Soccer / corruption
Gianni Infantino: FIFA's New Guy, Just Like Their Old Guy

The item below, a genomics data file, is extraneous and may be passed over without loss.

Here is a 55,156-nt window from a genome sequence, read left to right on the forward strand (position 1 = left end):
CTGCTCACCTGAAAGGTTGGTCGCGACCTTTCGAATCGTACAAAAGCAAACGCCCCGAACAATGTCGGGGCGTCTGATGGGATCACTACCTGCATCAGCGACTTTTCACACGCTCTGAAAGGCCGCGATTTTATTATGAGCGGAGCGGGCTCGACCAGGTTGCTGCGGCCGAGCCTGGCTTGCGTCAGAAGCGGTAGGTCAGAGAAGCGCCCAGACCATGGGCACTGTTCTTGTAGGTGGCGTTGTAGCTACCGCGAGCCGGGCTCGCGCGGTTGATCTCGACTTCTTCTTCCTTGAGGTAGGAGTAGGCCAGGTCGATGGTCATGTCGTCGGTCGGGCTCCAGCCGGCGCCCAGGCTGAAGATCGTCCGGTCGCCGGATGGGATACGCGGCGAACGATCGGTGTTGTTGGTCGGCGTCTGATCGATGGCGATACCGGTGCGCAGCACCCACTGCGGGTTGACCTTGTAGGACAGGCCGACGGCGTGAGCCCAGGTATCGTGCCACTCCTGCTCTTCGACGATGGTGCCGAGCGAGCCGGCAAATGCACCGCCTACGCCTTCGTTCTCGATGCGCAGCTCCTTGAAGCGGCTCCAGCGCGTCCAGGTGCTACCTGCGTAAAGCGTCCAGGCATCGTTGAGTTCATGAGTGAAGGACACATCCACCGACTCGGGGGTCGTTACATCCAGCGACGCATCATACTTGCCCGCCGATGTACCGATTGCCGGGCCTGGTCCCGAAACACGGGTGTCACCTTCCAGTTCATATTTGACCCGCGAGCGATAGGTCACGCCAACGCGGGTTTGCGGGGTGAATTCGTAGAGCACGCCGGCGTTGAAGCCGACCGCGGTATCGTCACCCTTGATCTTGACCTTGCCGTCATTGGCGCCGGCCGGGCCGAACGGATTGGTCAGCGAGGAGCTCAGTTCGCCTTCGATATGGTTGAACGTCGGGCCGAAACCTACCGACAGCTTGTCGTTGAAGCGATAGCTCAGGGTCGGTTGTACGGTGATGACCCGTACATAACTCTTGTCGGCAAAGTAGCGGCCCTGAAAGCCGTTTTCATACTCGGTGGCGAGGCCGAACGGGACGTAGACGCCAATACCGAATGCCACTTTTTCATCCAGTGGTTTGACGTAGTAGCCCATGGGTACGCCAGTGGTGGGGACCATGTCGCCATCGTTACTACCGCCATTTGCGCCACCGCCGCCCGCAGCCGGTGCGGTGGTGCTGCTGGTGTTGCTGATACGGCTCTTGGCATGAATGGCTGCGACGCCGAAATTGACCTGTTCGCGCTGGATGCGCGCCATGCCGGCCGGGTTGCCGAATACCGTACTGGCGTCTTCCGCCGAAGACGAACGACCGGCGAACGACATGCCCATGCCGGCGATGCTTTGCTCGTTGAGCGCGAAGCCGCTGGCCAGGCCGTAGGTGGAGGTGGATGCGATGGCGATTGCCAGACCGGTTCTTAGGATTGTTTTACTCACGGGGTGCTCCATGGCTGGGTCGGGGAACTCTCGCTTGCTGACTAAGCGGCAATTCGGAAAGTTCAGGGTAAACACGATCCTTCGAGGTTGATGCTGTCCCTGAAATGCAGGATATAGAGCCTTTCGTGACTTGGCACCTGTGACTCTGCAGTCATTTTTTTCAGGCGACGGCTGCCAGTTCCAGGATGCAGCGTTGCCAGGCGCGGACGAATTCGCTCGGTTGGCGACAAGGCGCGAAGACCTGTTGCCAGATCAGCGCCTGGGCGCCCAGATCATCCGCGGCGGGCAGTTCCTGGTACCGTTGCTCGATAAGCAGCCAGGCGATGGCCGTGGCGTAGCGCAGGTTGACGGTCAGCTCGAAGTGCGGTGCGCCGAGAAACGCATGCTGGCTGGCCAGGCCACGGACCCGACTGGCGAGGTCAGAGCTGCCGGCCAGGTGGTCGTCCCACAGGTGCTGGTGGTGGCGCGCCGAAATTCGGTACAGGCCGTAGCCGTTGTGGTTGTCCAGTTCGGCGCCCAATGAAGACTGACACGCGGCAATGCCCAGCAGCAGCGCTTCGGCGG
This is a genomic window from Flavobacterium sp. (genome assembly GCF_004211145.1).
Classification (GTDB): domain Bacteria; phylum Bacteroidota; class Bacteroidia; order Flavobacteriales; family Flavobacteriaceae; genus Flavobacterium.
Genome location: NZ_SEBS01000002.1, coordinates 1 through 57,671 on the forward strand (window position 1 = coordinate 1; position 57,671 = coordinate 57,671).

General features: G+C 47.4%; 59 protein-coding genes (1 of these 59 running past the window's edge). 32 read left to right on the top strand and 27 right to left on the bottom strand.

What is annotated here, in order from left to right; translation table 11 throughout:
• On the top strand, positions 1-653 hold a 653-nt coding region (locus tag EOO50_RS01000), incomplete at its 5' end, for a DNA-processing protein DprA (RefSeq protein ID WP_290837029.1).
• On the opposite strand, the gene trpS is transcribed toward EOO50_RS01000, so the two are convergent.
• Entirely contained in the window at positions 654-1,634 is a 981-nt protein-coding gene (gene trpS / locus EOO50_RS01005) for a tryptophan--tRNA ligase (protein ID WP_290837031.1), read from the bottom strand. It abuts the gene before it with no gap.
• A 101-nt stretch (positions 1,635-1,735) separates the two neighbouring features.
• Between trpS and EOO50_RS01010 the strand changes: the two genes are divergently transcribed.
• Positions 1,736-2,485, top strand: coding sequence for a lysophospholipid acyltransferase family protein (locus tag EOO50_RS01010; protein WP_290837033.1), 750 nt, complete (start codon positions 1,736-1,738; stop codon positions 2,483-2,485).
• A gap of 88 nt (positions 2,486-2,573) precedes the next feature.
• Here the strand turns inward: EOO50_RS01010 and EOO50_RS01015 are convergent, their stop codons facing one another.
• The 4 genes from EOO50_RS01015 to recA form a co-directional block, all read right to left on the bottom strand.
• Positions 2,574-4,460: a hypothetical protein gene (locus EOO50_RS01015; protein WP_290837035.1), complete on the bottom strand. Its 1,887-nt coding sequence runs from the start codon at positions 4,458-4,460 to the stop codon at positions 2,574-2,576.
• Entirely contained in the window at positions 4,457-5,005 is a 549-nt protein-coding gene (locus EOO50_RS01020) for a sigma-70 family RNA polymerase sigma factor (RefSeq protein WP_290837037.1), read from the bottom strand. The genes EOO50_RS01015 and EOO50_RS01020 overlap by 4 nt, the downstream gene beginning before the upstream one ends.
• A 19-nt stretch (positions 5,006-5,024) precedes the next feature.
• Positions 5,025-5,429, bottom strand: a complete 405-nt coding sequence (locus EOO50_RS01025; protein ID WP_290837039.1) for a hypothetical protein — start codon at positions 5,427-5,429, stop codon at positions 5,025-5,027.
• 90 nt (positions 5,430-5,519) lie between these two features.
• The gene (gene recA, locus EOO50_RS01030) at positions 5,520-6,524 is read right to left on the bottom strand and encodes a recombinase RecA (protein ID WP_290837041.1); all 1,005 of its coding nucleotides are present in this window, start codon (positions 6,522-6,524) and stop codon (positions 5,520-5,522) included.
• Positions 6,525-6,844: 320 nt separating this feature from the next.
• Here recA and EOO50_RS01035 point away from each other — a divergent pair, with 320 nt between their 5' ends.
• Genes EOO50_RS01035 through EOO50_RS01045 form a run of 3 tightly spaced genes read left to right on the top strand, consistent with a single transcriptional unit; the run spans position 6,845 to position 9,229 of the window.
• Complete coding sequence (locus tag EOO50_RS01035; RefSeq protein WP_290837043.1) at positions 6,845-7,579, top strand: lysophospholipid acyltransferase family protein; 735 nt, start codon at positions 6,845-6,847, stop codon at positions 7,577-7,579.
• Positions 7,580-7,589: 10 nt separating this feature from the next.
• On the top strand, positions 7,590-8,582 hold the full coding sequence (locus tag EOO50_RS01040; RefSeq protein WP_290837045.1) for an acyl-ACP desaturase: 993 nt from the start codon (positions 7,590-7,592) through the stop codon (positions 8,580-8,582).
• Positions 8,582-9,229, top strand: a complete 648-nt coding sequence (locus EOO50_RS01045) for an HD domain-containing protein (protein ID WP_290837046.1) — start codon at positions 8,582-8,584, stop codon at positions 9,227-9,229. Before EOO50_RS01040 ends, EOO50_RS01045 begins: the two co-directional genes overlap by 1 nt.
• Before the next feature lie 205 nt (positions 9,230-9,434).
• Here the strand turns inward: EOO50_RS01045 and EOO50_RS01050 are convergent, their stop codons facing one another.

By the time the final curtain fell on Sepp Blatter's long reign as FIFA president the organisation had become a synonym for corruption. Now, that FIFA didn't exactly abide to ethical conduct had long been an open secret, but as long as such charges remained in the ethereal realm of allegations or could be dismissed as scurrilous hearsay, there was sufficient leeway for improper behaviour to become ingrained as a culture and, occasional platitudes excepting, to be widely accepted as such. However, as allegations grew into criminal charges, the hedonistic culture of Dionysian excess was repudiated as FIFA was, all of a sudden, gripped by an unshakeable devotion to the self flagellation of puritanical moralism, either that or an overhaul was just expedient in terms of self preservation. The shift in culture marked not just an opportunity for ethical renewal it was equally a chance for someone to emerge as the Martin Luther of FIFA's reformation. With heir apparent Michel Platini's reputation in tatters, the leading evangelical turned out to be one Gianni Infantino. The optics were perfect, here was a President seemingly untouched by scandal whose sweeping rhetoric oozed moral integrity. Just the balm both FIFA and the wider footballing community demanded. However, his campaign wasn't carried on a wave of penitence alone, for beneath the waters of absolution, the old culture still lingered with shark like intent. The keystone to Infantino's rise is the Forward project, which intends to redistribute half of FIFA's income among national associations and continental confederations. Money, as ever, is the addictive elastic in FIFA's moral bungee cord, pulling good intentions back to face old temptations. If the world was meant to believe in FIFA's newfound asceticism they would need first to interpret it through a bacchanalian lens, wherein conspicuous consumption was rephrased as inconspicuous consumption. Such is the backsliding, that since the introduction of strict financial governance provoked an acrimonious reaction among delegates who had grown fat on lax regulation, the Forward project has devolved into a misnomer. The initial careful drip-feeding of funds has since quickened into an unchecked stream; an incremental trend, likely to accelerate further as the engine of political expediency cranks into top gear in advance of FIFA's next presidential election in 2019. The political imperative for Infantino is to reconcile a paradoxical scenario wherein support for ethical reforms is predicated on a ready access to money, but where, on the other hand, the distribution of funds must be seen to be ethical. His response, which divides a complex contradiction into two simple issues, is to promise both more money and stricter regulation. While the genius of such folly amounts to a zero sum ethical game it serves to elevate Infantino's presidential manifesto to a point where it is all but unquestionable. But how is Infantino going to deliver on his promises; where is the money going to come from? The money trail extends back to his time as UEFA's general secretary, its route, mapped through documents recently leaked into the public domain, wends its way through a web of intrigue leading to the game's financial superpowers, the playthings of princes, Manchester City and PSG. Football clubs in name only as in reality both are little more than reputational laundromats for Abu Dhabi, which is an emirate within the United Arab Emirates, and Qatar respectively. Infantino's personal involvement in organising clandestine meetings, disclosing confidential material, and conceding compromises he was unauthorised to make, proved pivotal in enabling Manchester City and PSG to effectively circumvent Financial Fair Play regulations. Both clubs, despite flagrant transgressions running to hundreds of millions of euro, escaped with nominal sanctions. Of course, the official judgements were delivered in the tone of a harsh rebukes, but in material terms the fines of €20 million each were meaningless to clubs chasing PR from atop ivory towers with oil wells as their foundations. Infantino, the clubs' man on the inside, had lived up to the promise he made when he confided in City Chairman Khaldoon Al Mubarak; "You know you can trust me". This verbal guarantee has since evolved into something of a memorandum of understanding wherein oil money has become the golden compass of continuity guiding FIFA's policy. Ask yourself, who stands to benefit from Infantino's proposal to bring forward to 2022 plans to expand the World Cup to 48 teams? Firstly, FIFA obviously, with their commercial portfolio dominated by the World Cup, the opportunity to squeeze more lucre from their prized asset outweighs any reservations regrading an irretrievable dilution of the spectacle. Secondly, the host country's neighbours, principally Saudi Arabia and the UAE, would need to accommodate the overflow occurring from a tournament which in its expanded format would have outgrown Qatar's modest geographical size. Of course their benevolence would be handsomely repaid in the currency of prestige, handily compensating for any shortfalls of international esteem arising from, you know, war crimes and human rights abuses. The regional geopolitical situation, which sees Saudi Arabia and the UAE leading a blockade on Qatar, could scupper any deal proposing to elevate those countries to co-host status. However, for Infantino, the fractious relationship between the prospective co-hosts represents a unique opportunity. The opportunity for football to serve as the catalyst for easing regional tensions and reopening diplomatic ties. PR doesn't get much better; the third winner of Infantino's proposal, would of course be FIFA's self styled answer to Henry Kissinger, Infantino himself. Not content with bypassing the "democratic" process of selecting World Cup hosts alone, Infantino, is currently brokering a deal to transform FIFA's Cinderella tournament, the Club World Cup, into a 24 team spectacular. The grand vision would also see FIFA diversify their commercial offering through the formation of a Global Nations League to serve as a "mini World Cup" in odd numbered years. The package has attracted $25 Billion in pledged investment from a consortium composed of Japanese conglomerate SoftBank, and, you may see a trend emerging, Saudi Arabia and the UAE. Any mounting cynicism is forgivable, particularly in light of the fact that Infantino considered it superfluous to put the project out to tender. The proposal has met with angry resistance from UEFA, whose list of reservations, which touches on issues such as player welfare, inequality among clubs, and the opacity of the consultative process, could equally read as a defence of their prime commercial asset, The Champions League. For the time being UEFA can count on the support of Europe's elite clubs, including Barcelona and Real Madrid who had previously publicly backed Infantino's proposition. Despite the weight of opinion mounting up in opposition, Infantino remains undeterred and has agreed to "bolster the consultation process" in an effort to push the project over the line. With talk of recondite consultative processes filling the air, parallels between Infantino and his discredited predecessor, begin to form, and viewed up close, they appear something like two bottom lines. A perceived reversion to the old baseline would, you imagine, be a nightmarish proposition for an organisation which has invested so heavily in airbrushing its public image through a raft of reforms. The issue for FIFA is that ever since his election, Infantino has dedicated himself to systematically unpicking any constraints designed to check his power. First up was FIFA's ethics committee, whose two arms, the Investigatory Chamber and the Adjudicatory Chamber, headed by Cornel Borbely and Judge Eckert respectively, had fearlessly led the crackdown on corruption within FIFA. Having already sanctioned the likes of Franz Beckenbauer, Platini, and Blatter, it has since been alleged, though vigorously denied by the man himself, that the net was closing in on Infantino. Never mind, within 100 days of his inauguration, the FIFA General Assembly had empowered the FIFA Council to oversee, what had theretofore been the fully independent bodies of the Investigatory Chamber and the Adjudictatory Chamber. At a stroke, the scales of justice were weighted in Infantino's favour and shortly, thereafter both Borbely and Eckert were fired. Borbely was replaced by María Claudia Rojas, a "super amiga" of Ramón Jesurún, the President of the, famously irreproachable, Colombian Football Federation. Infantino is nothing if not a shrewd operator. What could easily have been construed as the unscrupulous act of a mafia don was spun into the enlightened strategy of a renaissance man. The FIFA President was particularly mellifluous in welcoming his new, non-European, female, Chief Investigator. After receiving the full red carpet treatment, would you believe that one of Rojas' first acts was to clear Infantino? Doing so without reading the investigatory report compiled by Borbely in its entirety. Such lax indifference to pursuing corruption has fast become something of a calling card for Rojas, with some inside FIFA confiding that "the Ethics Commission is dead". With impunity delivered Infantino turned his gimlet eye to securing untrammeled power. As a safeguard, in the wake of Blatter's era of debauched excess, the role of FIFA President had been reduced to being primarily ceremonial. Real power had been relinquished to the Secretary General, who in theory was invested with the responsibility of managing all of FIFA's interests, including, crucially, its financial dealings. Once again, Infantino's response was to appoint a pawn. Fatma Samoura, an African woman recruited from the United Nations, was presented as the living, breathing embodiment of reform. Indeed superficially her credentials were impeccable there was just one slight snag; she knew nothing at all about football. This small, but consciously authored, oversight placed Samoura in something of a predicament and left her with only one person to whom she could turn for help. The ever gallant Infantino rode in on his white charger, co-opted her role, and in the process completed his coup; FIFA was now his to do with as he pleased. Or was it? By failing to address the prevailing culture of self-interest rampant within FIFA, Infantino has made himself a hostage to greed, who is forced like a panicked debtor to turn to loan sharks to repay the loyalty deficit. For all his Machiavellian plotting and his autocratic demeanour, his autonomy is ultimately hobbled by the fact that his empire is built on other people's money. Consequently, the ultimate irony of Infantino's reign is that a mandate which originally championed the restoration of ethical values is now beholden to Saudi Arabia and the UAE. It turns out that even against a backdrop of war crimes, at Infantino's FIFA money is always welcomed as innocent.